NME performed a wide variety of exciting music by many of today’s leading composers including Nina C. Young, Dai Fujikura, Sean Shepherd, and Tansey Davies. Their compositions were full of musical challenges to be faced: Super-fast runs, saturations of high notes, quick leaps, tricky rhythms, and ensemble balancing. I had no chance of survival if I didn’t learn to beef up my high range playing. (Which, luckily, did happen.) NME definitely made me a better, more confident hornist.
When composers visited NME for dress rehearsals and concerts, it meant so much to hear their satisfaction and complements for us. We were rising up to the challenges in their pieces and bringing their work to life. Performing for composers, friends, and colleagues in NME made me feel like a legitimate musician. I was honored to be a part of the amazing ensemble I had already been listening to for three years at Jacobs.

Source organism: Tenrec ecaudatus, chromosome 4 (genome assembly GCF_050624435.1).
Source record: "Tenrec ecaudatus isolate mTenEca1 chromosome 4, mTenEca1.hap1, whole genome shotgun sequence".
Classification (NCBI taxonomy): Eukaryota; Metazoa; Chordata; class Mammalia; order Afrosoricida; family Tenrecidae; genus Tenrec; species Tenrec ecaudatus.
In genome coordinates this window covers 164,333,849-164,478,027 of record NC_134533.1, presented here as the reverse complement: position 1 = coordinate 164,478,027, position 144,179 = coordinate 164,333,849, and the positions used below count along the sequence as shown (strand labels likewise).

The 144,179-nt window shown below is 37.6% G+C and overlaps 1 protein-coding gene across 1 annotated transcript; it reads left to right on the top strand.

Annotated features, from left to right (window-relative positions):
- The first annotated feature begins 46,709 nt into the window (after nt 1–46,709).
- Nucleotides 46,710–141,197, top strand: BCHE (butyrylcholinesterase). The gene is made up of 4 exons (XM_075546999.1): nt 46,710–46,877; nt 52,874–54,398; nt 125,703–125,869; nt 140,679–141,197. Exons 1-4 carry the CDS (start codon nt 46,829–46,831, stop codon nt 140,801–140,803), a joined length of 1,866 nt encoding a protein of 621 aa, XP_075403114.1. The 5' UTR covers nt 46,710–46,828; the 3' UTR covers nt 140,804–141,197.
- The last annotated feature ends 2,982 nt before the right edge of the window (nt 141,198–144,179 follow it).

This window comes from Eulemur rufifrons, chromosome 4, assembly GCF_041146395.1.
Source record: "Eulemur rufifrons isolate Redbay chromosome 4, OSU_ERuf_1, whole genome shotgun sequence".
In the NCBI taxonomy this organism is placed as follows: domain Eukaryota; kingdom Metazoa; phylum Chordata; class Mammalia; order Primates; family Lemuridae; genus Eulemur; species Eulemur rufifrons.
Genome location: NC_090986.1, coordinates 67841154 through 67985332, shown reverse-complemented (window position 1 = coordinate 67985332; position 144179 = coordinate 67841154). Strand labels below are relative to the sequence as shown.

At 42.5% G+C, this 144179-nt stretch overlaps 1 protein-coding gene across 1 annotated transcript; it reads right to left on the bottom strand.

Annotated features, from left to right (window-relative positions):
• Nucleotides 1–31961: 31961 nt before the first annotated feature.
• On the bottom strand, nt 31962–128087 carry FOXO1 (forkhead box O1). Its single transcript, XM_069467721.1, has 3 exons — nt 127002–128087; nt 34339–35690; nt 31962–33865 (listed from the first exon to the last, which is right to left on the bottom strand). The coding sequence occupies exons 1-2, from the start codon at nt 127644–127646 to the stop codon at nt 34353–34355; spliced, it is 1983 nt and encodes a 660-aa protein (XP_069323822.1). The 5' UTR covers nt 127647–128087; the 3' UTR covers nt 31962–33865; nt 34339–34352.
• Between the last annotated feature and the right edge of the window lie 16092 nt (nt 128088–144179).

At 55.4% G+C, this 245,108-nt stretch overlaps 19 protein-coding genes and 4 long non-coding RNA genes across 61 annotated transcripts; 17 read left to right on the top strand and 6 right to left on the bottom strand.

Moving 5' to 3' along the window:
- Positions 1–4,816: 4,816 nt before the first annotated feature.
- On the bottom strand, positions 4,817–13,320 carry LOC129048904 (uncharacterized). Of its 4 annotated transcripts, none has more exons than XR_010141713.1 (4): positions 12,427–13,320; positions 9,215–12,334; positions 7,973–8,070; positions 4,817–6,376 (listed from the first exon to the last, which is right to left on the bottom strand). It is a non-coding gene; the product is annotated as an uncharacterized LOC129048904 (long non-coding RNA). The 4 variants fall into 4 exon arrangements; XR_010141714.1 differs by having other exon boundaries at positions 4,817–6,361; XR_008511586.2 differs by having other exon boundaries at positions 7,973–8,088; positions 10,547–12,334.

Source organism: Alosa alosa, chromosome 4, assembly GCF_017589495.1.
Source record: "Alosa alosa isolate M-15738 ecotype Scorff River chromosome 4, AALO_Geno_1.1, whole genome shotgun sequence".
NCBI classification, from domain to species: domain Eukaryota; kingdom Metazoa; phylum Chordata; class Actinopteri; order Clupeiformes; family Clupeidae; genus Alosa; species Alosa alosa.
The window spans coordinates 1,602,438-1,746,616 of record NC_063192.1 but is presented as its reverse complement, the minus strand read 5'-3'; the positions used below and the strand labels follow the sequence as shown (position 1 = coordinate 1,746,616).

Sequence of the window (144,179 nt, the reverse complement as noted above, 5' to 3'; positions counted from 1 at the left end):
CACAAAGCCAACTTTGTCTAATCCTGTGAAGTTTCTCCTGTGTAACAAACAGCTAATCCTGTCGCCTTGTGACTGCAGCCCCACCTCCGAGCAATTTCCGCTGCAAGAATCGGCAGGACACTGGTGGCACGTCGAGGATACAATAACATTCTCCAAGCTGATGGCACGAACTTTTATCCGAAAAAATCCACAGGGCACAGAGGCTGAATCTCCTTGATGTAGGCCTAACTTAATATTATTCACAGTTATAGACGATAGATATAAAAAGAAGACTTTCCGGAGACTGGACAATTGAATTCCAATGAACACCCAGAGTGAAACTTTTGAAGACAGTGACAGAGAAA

As a composer, NME was an invaluable source of inspiration and knowledge. Instead of learning pieces through a score with a recording, I learned scores from the inside out, from sound to notation. I learned music by being part of it, not by studying it at a distance. Going in, every rehearsal felt like a new lesson in orchestration and timbre: how to combine instruments in new ways, how to uses extended techniques, how to score rapid, flickering passages, how to write good, engaging percussion parts, and how to weave intricate patterns among an ensemble.
What made NME most meaningful for me was the way it blended my passions, horn playing and composing. Playing contemporary repertoire brought my thoughts on composition into my horn playing and vice versa. Playing in a new music ensemble is an indispensable tool for any growing composer.